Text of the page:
Like most challenging contemporary art, the normative boundaries that clearly demarcate the situated position of Roy, the text’s author, the audience and especially the art work were made strange by Roy’s insertions and the collaboration with the public.

What was specifically inspiring with Roy’s work was her suggested reading list. A particular favourite was Martha Rosler’s Decoys and Disruptions (2004), which outlines the role that activism, audiences and photography play within the realm of contemporary artistic practice. For this reader, Rosler’s work provides valuable insight to Vancouver’s artistic community and the contemporary necessity to fuse artistic and activist practice for the development of a critical public political consciousness. Rosler’s work is especially pertinent today as the inequalities between the haves and have-nots are amplified as Vancouver attempts to assert its commercially brandable image before the 2010 Olympic Winter Games.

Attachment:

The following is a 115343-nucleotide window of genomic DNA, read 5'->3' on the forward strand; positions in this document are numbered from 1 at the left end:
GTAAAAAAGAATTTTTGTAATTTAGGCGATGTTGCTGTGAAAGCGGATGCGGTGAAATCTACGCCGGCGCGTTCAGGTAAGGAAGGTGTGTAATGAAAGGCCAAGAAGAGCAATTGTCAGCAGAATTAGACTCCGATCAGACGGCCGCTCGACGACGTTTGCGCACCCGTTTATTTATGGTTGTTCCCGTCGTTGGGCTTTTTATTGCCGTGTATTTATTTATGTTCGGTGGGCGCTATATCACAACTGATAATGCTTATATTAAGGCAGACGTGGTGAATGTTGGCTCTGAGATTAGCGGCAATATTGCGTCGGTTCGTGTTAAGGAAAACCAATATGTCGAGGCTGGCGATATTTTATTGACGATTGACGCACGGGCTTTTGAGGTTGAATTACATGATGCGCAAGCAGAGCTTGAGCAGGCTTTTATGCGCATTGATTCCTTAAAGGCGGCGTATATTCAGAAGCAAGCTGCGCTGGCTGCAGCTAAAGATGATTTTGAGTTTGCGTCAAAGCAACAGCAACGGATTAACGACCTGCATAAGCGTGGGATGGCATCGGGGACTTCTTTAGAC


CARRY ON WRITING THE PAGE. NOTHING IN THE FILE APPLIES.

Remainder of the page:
A different conception on the library’s collection was stimulated by the work of Dan Starling and Jillian Pritchard. Their collaboration attempted to re-presents the temporary book exhibitions that are ubiquitous throughout the library’s transitional spaces. These temporary exhibitions are often based on seasonal calendar events as diverse as Wimbledon and the Hungarian Uprising. As a collaborative effort, Starling and Pritchard meticulously re-created the red display wall from the Library in their studio, where they held their own “temporary” book exhibitions. After their exhibitions were set up, they photographed their work and later hang their pictures on the 5th floor of the library where a temporary exhibition was intended to sit. When Starling and Pritchard’s photographs were hung on the 5th floor of the library, their work often disrupted the ritualized performance of library staff and public who interact with the displays on a daily basis. Since the works were photographs, the public could only interact with the books on a purely perceptive level and were denied access to their tangible nature. The work puts forth the argument that our reality has become increasingly mediated by a profusion screens and simulations, a world were the “real” has jettisoned from reality.